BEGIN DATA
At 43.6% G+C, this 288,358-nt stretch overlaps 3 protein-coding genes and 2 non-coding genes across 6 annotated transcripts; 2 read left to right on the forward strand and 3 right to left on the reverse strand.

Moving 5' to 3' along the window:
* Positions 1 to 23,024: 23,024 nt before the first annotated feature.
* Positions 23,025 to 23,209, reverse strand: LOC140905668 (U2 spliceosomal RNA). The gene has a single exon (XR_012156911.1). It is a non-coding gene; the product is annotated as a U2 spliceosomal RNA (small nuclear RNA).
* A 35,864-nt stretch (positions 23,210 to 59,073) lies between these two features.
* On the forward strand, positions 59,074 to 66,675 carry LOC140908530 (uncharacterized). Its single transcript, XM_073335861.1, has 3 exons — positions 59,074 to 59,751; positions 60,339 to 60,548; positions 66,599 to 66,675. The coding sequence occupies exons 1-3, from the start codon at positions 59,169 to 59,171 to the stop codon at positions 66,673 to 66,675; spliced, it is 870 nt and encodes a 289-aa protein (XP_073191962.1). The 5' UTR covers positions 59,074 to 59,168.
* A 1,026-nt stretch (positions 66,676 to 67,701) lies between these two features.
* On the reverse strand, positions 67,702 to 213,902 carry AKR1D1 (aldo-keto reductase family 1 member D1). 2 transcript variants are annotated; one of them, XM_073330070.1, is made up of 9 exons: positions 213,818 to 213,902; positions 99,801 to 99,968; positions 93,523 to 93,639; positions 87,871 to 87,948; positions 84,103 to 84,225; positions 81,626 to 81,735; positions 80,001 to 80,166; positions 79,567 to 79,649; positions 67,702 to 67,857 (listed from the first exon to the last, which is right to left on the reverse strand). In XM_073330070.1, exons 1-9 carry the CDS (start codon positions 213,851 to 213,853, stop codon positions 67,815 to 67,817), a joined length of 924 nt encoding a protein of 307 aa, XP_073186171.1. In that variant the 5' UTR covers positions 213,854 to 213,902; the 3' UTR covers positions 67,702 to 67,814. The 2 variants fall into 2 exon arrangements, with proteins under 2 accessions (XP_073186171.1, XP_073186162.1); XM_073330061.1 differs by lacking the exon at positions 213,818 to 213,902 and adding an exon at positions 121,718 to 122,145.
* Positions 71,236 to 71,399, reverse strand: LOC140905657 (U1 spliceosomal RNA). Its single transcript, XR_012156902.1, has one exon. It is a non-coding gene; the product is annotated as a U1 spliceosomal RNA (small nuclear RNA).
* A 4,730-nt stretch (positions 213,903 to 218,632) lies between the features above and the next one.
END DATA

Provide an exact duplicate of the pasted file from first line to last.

At 43.6% G+C, this 288,358-nt stretch overlaps 3 protein-coding genes and 2 non-coding genes across 6 annotated transcripts; 2 read left to right on the forward strand and 3 right to left on the reverse strand.

Moving 5' to 3' along the window:
* Positions 1 to 23,024: 23,024 nt before the first annotated feature.
* Positions 23,025 to 23,209, reverse strand: LOC140905668 (U2 spliceosomal RNA). The gene has a single exon (XR_012156911.1). It is a non-coding gene; the product is annotated as a U2 spliceosomal RNA (small nuclear RNA).
* A 35,864-nt stretch (positions 23,210 to 59,073) lies between these two features.
* On the forward strand, positions 59,074 to 66,675 carry LOC140908530 (uncharacterized). Its single transcript, XM_073335861.1, has 3 exons — positions 59,074 to 59,751; positions 60,339 to 60,548; positions 66,599 to 66,675. The coding sequence occupies exons 1-3, from the start codon at positions 59,169 to 59,171 to the stop codon at positions 66,673 to 66,675; spliced, it is 870 nt and encodes a 289-aa protein (XP_073191962.1). The 5' UTR covers positions 59,074 to 59,168.
* A 1,026-nt stretch (positions 66,676 to 67,701) lies between these two features.
* On the reverse strand, positions 67,702 to 213,902 carry AKR1D1 (aldo-keto reductase family 1 member D1). 2 transcript variants are annotated; one of them, XM_073330070.1, is made up of 9 exons: positions 213,818 to 213,902; positions 99,801 to 99,968; positions 93,523 to 93,639; positions 87,871 to 87,948; positions 84,103 to 84,225; positions 81,626 to 81,735; positions 80,001 to 80,166; positions 79,567 to 79,649; positions 67,702 to 67,857 (listed from the first exon to the last, which is right to left on the reverse strand). In XM_073330070.1, exons 1-9 carry the CDS (start codon positions 213,851 to 213,853, stop codon positions 67,815 to 67,817), a joined length of 924 nt encoding a protein of 307 aa, XP_073186171.1. In that variant the 5' UTR covers positions 213,854 to 213,902; the 3' UTR covers positions 67,702 to 67,814. The 2 variants fall into 2 exon arrangements, with proteins under 2 accessions (XP_073186171.1, XP_073186162.1); XM_073330061.1 differs by lacking the exon at positions 213,818 to 213,902 and adding an exon at positions 121,718 to 122,145.
* Positions 71,236 to 71,399, reverse strand: LOC140905657 (U1 spliceosomal RNA). Its single transcript, XR_012156902.1, has one exon. It is a non-coding gene; the product is annotated as a U1 spliceosomal RNA (small nuclear RNA).
* A 4,730-nt stretch (positions 213,903 to 218,632) lies between the features above and the next one.